First, ensure you have a Web server installed. I use Tomcat. If you have another Web server, you can still download Tomcat's latest version (version 4.0.1, at the time of this publication) from http://jakarta.apache.org/tomcat/index.html. Unzip the downloaded zip file into your C drive, or your preferred drive. (Note that I refer to the C drive in all my instructions.) You should see Tomcat installed in the directory C:\jakarta-tomcat-4.0.1 (if you have a different version, substitute your version number in place of 4.0.1). I will refer to this directory as TOMCAT_HOME.

Second, download Axis's latest release from http://xml.apache.org/axis/index.html. Unzip this zip file into your C drive as well. Axis should now be installed in the directory C:\axis-1_0 (for version 1.0, alpha 2). I will refer to this directory as AXIS_HOME.

Third, copy the Axis folder from AXIS_HOME\webapps into TOMCAT_HOME\webapps.

Now copy xerces.jar from your Xerces installation into the TOMCAT_HOME\webapps\axis\WEB-INF\lib directory. If you don't have Xerces, you can download it for free from http://xml.apache.org/xerces2-j/index.html. All you have to do is download the zip file and unzip it into your C drive. xerces.jar will be in the root of your Xerces installation -- for example, C:\xerces-1_4_4.

Finally, set up a context in the server.xml file in the directory TOMCAT_HOME\conf by adding this line:

<Context path="/axis" docBase="axis" debug="0" reloadable="true"/>

That's it. Axis is now installed and ready to use.

Create the Web service

Like the service in "Clean Up Your Wire Protocol with SOAP, Part 2," the Web service that we will create here is the "Hello World" of Web services. As you can see below, it is a class that has one method, sayHelloTo(), which takes a name as its only parameter and returns a customized hello message. Note that the class is not littered with any Axis-specific code:

public class HelloServer 
{
    public String sayHelloTo(String name)
    {
      System.out.println("sayHelloTo(String name)");
      return "Hello " + name + ", How are you doing?";       
    }
}

Deploy the Web service the easy way

To deploy this Hello World Web service, just copy and paste the HelloServer.java file into the TOMCAT_HOME\webapps\ directory and change its extension from .java to .jws. That's all there is to it; the Web service is deployed and ready for use. And you didn't even have to compile the Java file! This is Axis feature number 6 (described above) in action.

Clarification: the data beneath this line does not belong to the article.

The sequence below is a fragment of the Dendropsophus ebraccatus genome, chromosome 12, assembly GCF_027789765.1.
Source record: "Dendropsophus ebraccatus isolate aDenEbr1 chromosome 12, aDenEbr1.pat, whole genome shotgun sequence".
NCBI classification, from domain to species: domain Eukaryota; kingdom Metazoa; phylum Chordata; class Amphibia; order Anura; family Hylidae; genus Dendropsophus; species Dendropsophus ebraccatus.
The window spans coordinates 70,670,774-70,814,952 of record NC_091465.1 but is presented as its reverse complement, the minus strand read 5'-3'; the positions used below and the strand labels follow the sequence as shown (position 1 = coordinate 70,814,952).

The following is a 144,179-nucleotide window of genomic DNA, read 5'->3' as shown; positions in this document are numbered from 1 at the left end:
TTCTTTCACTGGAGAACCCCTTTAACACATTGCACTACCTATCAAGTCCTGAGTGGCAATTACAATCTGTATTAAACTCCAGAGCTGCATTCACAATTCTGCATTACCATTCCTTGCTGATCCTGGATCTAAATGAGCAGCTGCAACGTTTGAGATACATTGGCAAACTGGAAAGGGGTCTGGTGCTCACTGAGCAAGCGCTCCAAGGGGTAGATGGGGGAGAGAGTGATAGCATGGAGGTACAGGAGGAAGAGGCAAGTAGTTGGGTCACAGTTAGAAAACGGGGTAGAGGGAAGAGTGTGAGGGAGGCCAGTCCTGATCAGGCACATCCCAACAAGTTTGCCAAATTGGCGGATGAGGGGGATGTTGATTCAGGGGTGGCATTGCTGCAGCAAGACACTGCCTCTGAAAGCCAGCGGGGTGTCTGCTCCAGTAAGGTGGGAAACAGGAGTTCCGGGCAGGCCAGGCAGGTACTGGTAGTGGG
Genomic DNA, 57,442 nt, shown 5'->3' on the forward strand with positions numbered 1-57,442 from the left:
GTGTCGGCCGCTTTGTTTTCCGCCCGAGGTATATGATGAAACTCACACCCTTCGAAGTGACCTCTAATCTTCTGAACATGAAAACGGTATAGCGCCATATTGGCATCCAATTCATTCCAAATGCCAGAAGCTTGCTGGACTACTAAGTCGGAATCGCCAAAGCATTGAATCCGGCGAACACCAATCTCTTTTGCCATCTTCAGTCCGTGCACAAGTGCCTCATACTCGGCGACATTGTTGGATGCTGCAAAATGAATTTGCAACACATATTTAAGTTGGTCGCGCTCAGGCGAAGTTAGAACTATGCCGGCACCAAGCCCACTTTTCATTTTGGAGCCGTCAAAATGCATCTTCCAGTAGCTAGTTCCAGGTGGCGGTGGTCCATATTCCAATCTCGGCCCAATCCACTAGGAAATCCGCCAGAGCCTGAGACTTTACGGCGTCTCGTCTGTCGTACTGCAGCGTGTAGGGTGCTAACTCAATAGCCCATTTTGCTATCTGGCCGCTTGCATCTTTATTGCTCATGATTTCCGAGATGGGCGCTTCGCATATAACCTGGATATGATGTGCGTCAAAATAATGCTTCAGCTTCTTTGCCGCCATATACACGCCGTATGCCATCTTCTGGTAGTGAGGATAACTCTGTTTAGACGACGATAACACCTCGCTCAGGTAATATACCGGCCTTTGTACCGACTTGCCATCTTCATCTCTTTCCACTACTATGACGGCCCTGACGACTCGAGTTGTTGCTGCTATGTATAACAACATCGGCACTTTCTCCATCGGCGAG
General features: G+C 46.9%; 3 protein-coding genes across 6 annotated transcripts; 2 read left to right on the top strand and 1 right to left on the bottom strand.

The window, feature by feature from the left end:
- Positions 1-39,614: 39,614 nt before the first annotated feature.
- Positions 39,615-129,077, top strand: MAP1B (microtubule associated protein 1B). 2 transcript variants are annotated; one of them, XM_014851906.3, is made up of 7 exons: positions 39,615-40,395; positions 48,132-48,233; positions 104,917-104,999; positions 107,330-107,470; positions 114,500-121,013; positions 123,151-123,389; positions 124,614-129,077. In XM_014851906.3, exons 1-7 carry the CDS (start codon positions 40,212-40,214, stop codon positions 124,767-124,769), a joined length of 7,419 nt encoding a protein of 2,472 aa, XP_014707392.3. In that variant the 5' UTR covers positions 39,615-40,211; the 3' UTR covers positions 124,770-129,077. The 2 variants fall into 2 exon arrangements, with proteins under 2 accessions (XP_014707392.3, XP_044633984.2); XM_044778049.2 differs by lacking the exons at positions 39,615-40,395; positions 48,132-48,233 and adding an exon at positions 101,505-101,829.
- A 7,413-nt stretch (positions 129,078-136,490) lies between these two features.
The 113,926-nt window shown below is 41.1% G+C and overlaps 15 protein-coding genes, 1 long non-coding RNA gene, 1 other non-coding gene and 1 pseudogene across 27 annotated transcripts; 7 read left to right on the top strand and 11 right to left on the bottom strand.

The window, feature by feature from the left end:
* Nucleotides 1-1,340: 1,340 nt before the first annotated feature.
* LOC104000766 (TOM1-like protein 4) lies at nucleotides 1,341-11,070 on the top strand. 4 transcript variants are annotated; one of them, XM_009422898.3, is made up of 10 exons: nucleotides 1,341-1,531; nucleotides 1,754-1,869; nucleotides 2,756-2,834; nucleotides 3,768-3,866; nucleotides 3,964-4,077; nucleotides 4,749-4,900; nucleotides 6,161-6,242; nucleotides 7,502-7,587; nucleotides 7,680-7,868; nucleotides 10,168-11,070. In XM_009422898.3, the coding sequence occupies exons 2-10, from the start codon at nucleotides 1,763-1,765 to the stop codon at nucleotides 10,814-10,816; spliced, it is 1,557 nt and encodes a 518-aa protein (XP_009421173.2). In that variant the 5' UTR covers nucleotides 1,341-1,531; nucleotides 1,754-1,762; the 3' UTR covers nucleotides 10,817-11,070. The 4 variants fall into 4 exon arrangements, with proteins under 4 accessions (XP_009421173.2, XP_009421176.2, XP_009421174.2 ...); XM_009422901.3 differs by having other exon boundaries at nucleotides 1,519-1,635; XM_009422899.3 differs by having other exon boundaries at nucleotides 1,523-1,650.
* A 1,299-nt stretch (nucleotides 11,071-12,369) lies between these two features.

When a client invokes a service deployed in this manner, Axis will automatically locate the file, compile the class, and convert SOAP calls correctly into your service class's Java invocations. As you will see in the next section, the service name corresponds to the name of the .jws file. The magic that allows the Web server to invoke the Axis engine (i.e., servlet) when a .jws file is requested is located in the TOMCAT_HOME\webapps\axis\WEB-INF directory. This file's appropriate section is shown below:

<servlet-mapping>
    <servlet-name>AxisServlet</servlet-name>
    <url-pattern>*.jws</url-pattern>
 </servlet-mapping>

Based on the above configuration information, whenever Tomcat -- or any J2EE-compliant Web server -- encounters a .jws file in the Axis context (set up above during installation), it will invoke the AxisServlet. The AxisServlet then performs its magic as described above.

Create the client

Now let's create a simple client that we'll use to test the service. The code to do that is shown here:

package javaworld.axis;
import org.apache.axis.client.ServiceClient;
public class Client1
{
      public static void main(String[] args) throws Exception 
      {      
                String endpoint = "http://localhost:8080/axis/HelloServer.jws";
        
            ServiceClient client = new ServiceClient(endpoint);
            String ret = (String)client.invoke("","sayHelloTo",new Object [] {args[0]});
            System.out.println(ret);
      }   
}

As with Apache SOAP, the client code is a bit more involved than the server code. But it is much simpler than the equivalent Apache SOAP client code, which is also shown below for reference. To understand the code below, please refer to "Clean Up Your Wire Protocol with SOAP, Part 2."

package javaworld.axis
import java.net.URL;
import java.util.Vector;            
import org.apache.soap.SOAPException;
import org.apache.soap.Constants;
import org.apache.soap.Fault;
import org.apache.soap.rpc.Call;
import org.apache.soap.rpc.Parameter;
import org.apache.soap.rpc.Response;
                             
public class Client
{
   public static void main(String[] args) throws Exception 
   {      
         URL url = new URL("http://localhost:8080/apache-soap/servlet/rpcrouter");         
         String name = args[0];
         
         // Build the call.
         Call call = new Call();
         call.setTargetObjectURI("urn:Hello");
         call.setMethodName("sayHelloTo");
         call.setEncodingStyleURI(Constants.NS_URI_SOAP_ENC);         
         Vector params = new Vector();         
         params.addElement(new Parameter("name", String.class, name, null));
         call.setParams(params);
         // Invoke the call.
         Response resp = null;